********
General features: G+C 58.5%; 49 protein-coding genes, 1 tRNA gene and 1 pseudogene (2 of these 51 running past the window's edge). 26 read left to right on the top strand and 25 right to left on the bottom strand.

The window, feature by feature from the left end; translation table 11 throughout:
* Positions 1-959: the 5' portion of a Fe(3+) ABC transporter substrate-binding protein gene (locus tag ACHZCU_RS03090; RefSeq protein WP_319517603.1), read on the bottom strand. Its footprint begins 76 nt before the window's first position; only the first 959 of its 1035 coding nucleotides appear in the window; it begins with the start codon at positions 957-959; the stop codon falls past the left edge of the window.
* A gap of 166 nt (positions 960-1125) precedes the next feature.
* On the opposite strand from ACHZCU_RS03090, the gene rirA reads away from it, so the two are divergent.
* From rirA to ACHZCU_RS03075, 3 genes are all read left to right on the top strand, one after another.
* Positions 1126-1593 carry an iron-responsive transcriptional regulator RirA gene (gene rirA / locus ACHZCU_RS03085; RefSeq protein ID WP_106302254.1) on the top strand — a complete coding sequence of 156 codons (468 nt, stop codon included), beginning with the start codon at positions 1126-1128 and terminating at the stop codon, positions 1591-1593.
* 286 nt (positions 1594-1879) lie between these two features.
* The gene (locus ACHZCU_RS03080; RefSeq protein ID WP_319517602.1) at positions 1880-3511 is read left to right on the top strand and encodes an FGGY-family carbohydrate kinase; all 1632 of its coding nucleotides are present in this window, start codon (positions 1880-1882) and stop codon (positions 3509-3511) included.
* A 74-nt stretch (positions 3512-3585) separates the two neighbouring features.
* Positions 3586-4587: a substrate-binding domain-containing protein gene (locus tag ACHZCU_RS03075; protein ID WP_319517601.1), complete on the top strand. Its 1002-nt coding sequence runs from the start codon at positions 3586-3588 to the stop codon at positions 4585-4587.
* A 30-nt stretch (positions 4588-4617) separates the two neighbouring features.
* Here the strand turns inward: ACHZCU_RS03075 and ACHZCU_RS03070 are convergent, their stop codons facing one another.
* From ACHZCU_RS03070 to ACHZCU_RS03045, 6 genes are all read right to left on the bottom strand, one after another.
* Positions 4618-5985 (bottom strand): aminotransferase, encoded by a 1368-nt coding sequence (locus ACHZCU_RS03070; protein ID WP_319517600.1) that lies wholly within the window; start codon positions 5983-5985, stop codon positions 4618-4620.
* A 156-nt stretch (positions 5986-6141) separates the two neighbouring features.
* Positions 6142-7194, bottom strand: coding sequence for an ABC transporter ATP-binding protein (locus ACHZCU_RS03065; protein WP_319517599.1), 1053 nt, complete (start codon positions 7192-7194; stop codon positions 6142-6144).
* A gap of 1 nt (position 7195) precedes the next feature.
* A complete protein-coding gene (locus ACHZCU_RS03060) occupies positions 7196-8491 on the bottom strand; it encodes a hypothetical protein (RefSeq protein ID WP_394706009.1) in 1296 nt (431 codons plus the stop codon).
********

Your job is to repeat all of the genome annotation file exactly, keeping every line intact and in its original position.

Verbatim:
General features: G+C 58.5%; 49 protein-coding genes, 1 tRNA gene and 1 pseudogene (2 of these 51 running past the window's edge). 26 read left to right on the top strand and 25 right to left on the bottom strand.

The window, feature by feature from the left end; translation table 11 throughout:
* Positions 1-959: the 5' portion of a Fe(3+) ABC transporter substrate-binding protein gene (locus tag ACHZCU_RS03090; RefSeq protein WP_319517603.1), read on the bottom strand. Its footprint begins 76 nt before the window's first position; only the first 959 of its 1035 coding nucleotides appear in the window; it begins with the start codon at positions 957-959; the stop codon falls past the left edge of the window.
* A gap of 166 nt (positions 960-1125) precedes the next feature.
* On the opposite strand from ACHZCU_RS03090, the gene rirA reads away from it, so the two are divergent.
* From rirA to ACHZCU_RS03075, 3 genes are all read left to right on the top strand, one after another.
* Positions 1126-1593 carry an iron-responsive transcriptional regulator RirA gene (gene rirA / locus ACHZCU_RS03085; RefSeq protein ID WP_106302254.1) on the top strand — a complete coding sequence of 156 codons (468 nt, stop codon included), beginning with the start codon at positions 1126-1128 and terminating at the stop codon, positions 1591-1593.
* 286 nt (positions 1594-1879) lie between these two features.
* The gene (locus ACHZCU_RS03080; RefSeq protein ID WP_319517602.1) at positions 1880-3511 is read left to right on the top strand and encodes an FGGY-family carbohydrate kinase; all 1632 of its coding nucleotides are present in this window, start codon (positions 1880-1882) and stop codon (positions 3509-3511) included.
* A 74-nt stretch (positions 3512-3585) separates the two neighbouring features.
* Positions 3586-4587: a substrate-binding domain-containing protein gene (locus tag ACHZCU_RS03075; protein ID WP_319517601.1), complete on the top strand. Its 1002-nt coding sequence runs from the start codon at positions 3586-3588 to the stop codon at positions 4585-4587.
* A 30-nt stretch (positions 4588-4617) separates the two neighbouring features.
* Here the strand turns inward: ACHZCU_RS03075 and ACHZCU_RS03070 are convergent, their stop codons facing one another.
* From ACHZCU_RS03070 to ACHZCU_RS03045, 6 genes are all read right to left on the bottom strand, one after another.
* Positions 4618-5985 (bottom strand): aminotransferase, encoded by a 1368-nt coding sequence (locus ACHZCU_RS03070; protein ID WP_319517600.1) that lies wholly within the window; start codon positions 5983-5985, stop codon positions 4618-4620.
* A 156-nt stretch (positions 5986-6141) separates the two neighbouring features.
* Positions 6142-7194, bottom strand: coding sequence for an ABC transporter ATP-binding protein (locus ACHZCU_RS03065; protein WP_319517599.1), 1053 nt, complete (start codon positions 7192-7194; stop codon positions 6142-6144).
* A gap of 1 nt (position 7195) precedes the next feature.
* A complete protein-coding gene (locus ACHZCU_RS03060) occupies positions 7196-8491 on the bottom strand; it encodes a hypothetical protein (RefSeq protein ID WP_394706009.1) in 1296 nt (431 codons plus the stop codon).